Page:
I don't know if people understand the magnitude of this, but we are talking about no seafood from the Gulf (and the Gulf is responsible for 18-22% of the seafood consumption in the United States), ecological damage for years to come, economic disaster and very angry people in the Gulf Coast Region.
New oil flow estimates by scientists studying the blown-out well in the Gulf of Mexico would make the leak the worst in the nation's history, far bigger than 11 million gallons that spilled in the Exxon Valdez disaster.
U.S. Geological Survey Director Dr. Marcia McNutt said the results are preliminary, but that two teams using different methods determined the well that exploded April 20 and sank two days later has spilled between 17 and 39 million gallons.
Earlier, more conservative estimates put the amount of crude oil at 7 million gallons.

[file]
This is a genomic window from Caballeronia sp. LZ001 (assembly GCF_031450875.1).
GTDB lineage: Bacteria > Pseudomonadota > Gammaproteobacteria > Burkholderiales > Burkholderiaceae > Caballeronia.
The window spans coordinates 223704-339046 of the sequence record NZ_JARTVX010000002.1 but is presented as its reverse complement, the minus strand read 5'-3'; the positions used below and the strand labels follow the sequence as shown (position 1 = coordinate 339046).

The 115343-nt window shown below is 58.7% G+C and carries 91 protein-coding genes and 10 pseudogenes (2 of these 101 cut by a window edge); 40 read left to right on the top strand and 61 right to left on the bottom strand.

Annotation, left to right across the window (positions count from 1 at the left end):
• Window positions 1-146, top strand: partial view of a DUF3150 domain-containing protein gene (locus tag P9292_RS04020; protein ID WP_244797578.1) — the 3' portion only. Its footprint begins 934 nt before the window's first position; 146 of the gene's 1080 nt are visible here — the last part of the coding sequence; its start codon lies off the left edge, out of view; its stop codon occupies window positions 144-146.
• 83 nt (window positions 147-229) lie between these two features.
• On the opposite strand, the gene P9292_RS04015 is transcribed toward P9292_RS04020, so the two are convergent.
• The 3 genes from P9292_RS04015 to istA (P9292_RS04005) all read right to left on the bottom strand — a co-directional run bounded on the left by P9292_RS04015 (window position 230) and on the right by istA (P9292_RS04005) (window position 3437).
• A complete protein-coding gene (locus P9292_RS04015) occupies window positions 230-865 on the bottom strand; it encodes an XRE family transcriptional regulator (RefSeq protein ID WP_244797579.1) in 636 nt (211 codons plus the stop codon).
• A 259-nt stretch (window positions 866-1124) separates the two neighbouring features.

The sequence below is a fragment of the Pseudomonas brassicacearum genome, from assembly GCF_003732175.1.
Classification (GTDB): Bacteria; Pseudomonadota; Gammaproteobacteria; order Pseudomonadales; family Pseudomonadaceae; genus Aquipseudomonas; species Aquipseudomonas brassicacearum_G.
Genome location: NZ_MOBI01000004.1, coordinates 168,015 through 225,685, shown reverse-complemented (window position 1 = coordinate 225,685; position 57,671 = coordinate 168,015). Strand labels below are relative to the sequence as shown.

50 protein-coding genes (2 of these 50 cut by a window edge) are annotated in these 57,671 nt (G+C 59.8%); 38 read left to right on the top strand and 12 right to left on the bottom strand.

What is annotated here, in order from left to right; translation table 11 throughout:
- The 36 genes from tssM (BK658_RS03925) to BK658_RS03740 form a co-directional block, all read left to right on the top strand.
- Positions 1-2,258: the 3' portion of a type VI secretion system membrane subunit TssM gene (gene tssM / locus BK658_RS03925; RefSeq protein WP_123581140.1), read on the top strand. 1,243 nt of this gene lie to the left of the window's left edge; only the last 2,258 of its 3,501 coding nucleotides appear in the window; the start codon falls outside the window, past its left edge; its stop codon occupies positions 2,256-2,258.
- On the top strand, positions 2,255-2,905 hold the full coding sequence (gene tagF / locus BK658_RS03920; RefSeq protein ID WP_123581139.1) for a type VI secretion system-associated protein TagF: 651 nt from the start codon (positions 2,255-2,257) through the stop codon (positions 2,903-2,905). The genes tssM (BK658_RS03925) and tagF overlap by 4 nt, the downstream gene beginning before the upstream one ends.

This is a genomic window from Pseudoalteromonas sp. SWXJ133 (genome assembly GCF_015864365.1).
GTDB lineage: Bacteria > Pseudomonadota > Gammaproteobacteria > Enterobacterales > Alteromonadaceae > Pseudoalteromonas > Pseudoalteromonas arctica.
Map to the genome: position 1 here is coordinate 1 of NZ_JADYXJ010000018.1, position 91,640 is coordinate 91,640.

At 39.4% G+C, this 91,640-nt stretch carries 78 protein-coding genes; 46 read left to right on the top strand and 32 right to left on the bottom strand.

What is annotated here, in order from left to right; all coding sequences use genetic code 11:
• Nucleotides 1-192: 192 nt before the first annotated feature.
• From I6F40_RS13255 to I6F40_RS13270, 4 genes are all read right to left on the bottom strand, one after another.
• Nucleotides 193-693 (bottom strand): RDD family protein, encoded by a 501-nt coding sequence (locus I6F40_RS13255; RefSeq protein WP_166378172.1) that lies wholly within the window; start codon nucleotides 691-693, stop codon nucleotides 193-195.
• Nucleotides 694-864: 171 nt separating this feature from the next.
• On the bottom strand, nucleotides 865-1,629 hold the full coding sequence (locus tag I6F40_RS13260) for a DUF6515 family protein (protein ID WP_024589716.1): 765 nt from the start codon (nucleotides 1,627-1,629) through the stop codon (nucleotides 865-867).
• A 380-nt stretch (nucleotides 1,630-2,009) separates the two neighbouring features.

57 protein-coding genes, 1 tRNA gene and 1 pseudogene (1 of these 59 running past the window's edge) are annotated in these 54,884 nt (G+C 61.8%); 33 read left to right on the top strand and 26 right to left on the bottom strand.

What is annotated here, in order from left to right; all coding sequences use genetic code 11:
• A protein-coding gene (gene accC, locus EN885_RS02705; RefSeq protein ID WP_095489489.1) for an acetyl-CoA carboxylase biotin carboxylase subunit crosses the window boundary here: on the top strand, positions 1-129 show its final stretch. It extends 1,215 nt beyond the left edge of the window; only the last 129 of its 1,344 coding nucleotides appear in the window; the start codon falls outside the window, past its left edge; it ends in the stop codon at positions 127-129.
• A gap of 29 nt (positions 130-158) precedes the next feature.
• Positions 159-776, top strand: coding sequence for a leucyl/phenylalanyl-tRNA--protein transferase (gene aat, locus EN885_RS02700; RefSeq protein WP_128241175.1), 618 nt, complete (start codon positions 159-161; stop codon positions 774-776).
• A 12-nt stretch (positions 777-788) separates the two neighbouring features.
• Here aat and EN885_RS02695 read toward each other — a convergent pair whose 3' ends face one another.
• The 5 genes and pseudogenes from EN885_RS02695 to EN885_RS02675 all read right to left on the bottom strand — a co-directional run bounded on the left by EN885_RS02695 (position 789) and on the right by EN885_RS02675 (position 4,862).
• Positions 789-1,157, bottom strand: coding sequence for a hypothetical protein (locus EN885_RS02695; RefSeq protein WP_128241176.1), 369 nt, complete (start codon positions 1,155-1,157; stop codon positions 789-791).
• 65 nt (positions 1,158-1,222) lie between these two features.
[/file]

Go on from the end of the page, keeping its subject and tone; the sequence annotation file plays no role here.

The USGS estimates are bad news for President Barack Obama's administration and BP, which have taken a public relations beating as a result of the spill.
BP is trying to stop the leak by flooding the well with mud and then capping it with cement, a procedure known as a "top kill."
Video of the spill site appeared to show mud, and not oil, flowing from the blown-out well, hours after BP started the operation.
"It wouldn’t be reasonable for anybody to draw a conclusion from that until we’ve killed the well for good," BP managing director Bob Dudley told TODAY’s Meredith Vieira.
"The operation continues," Dudley said, but it is "too early to draw conclusions from it."